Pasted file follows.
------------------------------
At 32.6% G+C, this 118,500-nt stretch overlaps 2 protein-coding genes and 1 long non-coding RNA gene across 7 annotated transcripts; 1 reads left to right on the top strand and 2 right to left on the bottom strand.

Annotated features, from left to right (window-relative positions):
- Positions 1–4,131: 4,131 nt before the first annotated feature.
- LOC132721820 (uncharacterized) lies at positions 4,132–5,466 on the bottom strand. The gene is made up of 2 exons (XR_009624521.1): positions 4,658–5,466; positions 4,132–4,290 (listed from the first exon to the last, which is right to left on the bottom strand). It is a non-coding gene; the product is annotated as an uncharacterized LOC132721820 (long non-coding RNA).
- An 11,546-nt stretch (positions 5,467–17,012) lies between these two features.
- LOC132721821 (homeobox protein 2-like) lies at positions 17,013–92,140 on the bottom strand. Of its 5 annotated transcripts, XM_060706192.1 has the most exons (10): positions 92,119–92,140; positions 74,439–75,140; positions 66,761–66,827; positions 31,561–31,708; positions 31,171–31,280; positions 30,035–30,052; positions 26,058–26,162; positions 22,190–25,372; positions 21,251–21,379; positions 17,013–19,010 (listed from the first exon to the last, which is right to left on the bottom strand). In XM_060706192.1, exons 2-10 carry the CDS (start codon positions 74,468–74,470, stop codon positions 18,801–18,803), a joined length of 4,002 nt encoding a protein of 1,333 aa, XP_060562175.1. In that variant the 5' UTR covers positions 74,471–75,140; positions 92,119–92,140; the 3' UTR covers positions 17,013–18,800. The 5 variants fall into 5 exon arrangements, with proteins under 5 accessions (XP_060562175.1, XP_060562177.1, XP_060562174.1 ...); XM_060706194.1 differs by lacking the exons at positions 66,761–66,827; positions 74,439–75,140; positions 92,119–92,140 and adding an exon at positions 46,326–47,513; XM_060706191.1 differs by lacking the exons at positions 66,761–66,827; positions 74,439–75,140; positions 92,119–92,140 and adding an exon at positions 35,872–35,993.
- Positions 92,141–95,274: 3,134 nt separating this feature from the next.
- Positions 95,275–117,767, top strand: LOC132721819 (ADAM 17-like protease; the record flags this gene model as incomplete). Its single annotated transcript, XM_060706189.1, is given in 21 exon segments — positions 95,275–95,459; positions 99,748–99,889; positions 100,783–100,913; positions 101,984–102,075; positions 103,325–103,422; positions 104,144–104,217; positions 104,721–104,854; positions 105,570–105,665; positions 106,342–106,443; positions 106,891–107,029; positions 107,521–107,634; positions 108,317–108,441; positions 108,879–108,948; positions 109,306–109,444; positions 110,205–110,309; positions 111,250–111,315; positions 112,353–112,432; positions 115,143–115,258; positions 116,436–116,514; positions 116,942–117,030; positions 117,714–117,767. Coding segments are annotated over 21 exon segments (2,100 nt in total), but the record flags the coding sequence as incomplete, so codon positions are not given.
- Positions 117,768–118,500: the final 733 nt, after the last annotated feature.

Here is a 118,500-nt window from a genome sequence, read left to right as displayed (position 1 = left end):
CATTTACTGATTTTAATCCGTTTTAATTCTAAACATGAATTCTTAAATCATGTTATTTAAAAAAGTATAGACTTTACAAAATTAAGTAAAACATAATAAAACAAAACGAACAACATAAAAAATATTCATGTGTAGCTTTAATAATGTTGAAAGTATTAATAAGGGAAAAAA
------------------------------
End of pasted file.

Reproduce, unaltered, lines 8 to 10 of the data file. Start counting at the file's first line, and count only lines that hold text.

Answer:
- Positions 95,275–117,767, top strand: LOC132721819 (ADAM 17-like protease; the record flags this gene model as incomplete). Its single annotated transcript, XM_060706189.1, is given in 21 exon segments — positions 95,275–95,459; positions 99,748–99,889; positions 100,783–100,913; positions 101,984–102,075; positions 103,325–103,422; positions 104,144–104,217; positions 104,721–104,854; positions 105,570–105,665; positions 106,342–106,443; positions 106,891–107,029; positions 107,521–107,634; positions 108,317–108,441; positions 108,879–108,948; positions 109,306–109,444; positions 110,205–110,309; positions 111,250–111,315; positions 112,353–112,432; positions 115,143–115,258; positions 116,436–116,514; positions 116,942–117,030; positions 117,714–117,767. Coding segments are annotated over 21 exon segments (2,100 nt in total), but the record flags the coding sequence as incomplete, so codon positions are not given.
- Positions 117,768–118,500: the final 733 nt, after the last annotated feature.

Here is a 118,500-nt window from a genome sequence, read left to right as displayed (position 1 = left end):